Laurel Ollstein’s “They Promised Her The Moon” is making a West Coast Premiere in the Sheryl and Harvey White Theatre at the Old Globe through May 12th.
It’s beautifully and ingeniously told. It stretches the imagination. It’s historically informative. It’s timely. It’s well designed. It’s exceptionally acted and skillfully directed by Giovanna Sardelli. And if that’s not enough to entice you to see it, then moon landings must not be your priority.
Just recently my 11- year old grandson saw the movie Apollo11 and loved it. It so happens that I (the collector of everything) had, stored away in an old suitcase in my garage, all the old newspaper clippings and Life Magazine articles on that mission.
Pages and pages of stories and pictures including a whole section on the entire Apollo 11 crew are captured in Life. They include sections of their families their education their hobbies and you name it.
Soon he will be the caretaker of this historical collection and show it to his children for the one- day when humans live on the moon. It gives me chills to know that this history will be remembered by the next generation and not just on stage or in WIKI.
|Matthew Boston, Morgan Hallett (center) and Mary Beth Fisher|
When Oklahoman Jerrie Cobb (Morgan Hallett) was a very young girl she dreamed of becoming an astronaut. With the help of her pilot father (Michael Pemberton plays several roles convincing as each character), over the objections of her over zealous and religious mother (Lanna Joffrey), she learned to fly at the age of fifteen, got her official pilot’s license at age 18 and was a certified ground instructor.
She was a daredevil and attracted the attention both physically and business eye of Jack Ford (Peter Rini). She wound up delivering surplus military planes for him to foreign governments. Without knowing it this set the path for the second stages of her life working in Uganda flying medical supplies to outlying areas hard to reach, while waiting to be accepted into a program called ‘First Lady Astronaut’s Trainee’.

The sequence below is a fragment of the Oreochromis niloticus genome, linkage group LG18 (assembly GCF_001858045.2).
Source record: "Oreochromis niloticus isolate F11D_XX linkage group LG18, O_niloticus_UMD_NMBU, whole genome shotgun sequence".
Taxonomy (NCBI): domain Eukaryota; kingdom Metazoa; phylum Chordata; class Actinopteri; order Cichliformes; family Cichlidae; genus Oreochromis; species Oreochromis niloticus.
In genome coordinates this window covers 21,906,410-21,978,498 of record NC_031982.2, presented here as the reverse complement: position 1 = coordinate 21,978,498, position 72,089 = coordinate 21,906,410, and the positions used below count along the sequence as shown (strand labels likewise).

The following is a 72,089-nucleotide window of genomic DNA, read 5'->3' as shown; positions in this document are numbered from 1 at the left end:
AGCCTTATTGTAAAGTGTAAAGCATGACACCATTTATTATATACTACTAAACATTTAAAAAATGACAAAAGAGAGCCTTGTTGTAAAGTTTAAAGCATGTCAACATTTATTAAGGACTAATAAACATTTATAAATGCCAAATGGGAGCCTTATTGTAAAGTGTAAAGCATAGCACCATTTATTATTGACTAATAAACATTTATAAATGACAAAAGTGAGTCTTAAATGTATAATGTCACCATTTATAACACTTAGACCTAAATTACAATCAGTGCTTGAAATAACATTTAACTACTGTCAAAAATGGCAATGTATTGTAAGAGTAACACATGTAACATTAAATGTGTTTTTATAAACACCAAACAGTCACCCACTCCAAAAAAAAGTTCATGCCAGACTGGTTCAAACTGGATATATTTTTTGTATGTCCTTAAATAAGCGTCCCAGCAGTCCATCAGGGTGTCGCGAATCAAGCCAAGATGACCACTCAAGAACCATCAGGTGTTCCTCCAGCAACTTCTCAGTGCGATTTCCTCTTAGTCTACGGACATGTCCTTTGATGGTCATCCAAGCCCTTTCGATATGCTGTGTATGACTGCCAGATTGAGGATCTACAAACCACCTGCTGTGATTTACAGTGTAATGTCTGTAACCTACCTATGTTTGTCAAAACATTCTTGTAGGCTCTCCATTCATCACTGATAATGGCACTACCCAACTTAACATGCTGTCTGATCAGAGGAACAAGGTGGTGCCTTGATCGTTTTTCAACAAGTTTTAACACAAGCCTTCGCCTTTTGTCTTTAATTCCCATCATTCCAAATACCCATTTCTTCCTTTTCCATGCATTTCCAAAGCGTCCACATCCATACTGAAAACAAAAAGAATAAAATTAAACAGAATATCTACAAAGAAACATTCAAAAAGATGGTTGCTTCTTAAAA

|Mary Beth Fisher Matthew Boston and Morgan Hallett|
There were 24 others other women in the program. NASA did not officially support the program, but the same tests the men had undergone to get into the program was administered by NASA’s Dr. Randy Lovelace (Matthew Boston), chairman of the Special Committee on the Life Science for Project Mercury, the US astronaut program. He tested them in his own lab.
The training for the women hopefuls, both physical and psychological, was as stringent (prolonged weightlessness and tolerate stress) as was the program for the men, but the women out performed.
|Michael Pemberton, Morgan Hallett, Matthew Boston and Peter Rini|
Jerrie ranked in the 2nd percentile of all astronaut candidates and by all that was right, she should have been the in that capsule as the first American woman astronaut. (“If you start seeing little green men you be sure to speak up, Jerrie.”)
The unofficial women's program was underwritten by her benefactor Jackie Cochran (Mary Beth Fisher) who also formed the Women’s Auxiliary Army Core and was the first woman to break the sound barrier, but stopped short of supporting Cobb’s quest to be the first woman in space. She was considered to be one of the most gifted racing pilots of her generation and twenty-three Jerrie’s senior.
Cochran was also lucky to have married a wealthy man giving her the luxury of spending his money a she saw fit. Unfortunately the Navy scrubbed the program, women were out, and for sixteen years was dominated by men.
Most of what we see in act one is a prelude leading up to Jerrie’s disappointment in not securing a spot in the lineup. We first meet Jerrie as a young girl dreaming under a full moon out in the Oklahoma fields outside her family home. (“I see the curvature of the earth. The moon rises out of the sea. I hear myself breathing. The same air that angels breathe. I explode into the clouds. And-I- disappear.”)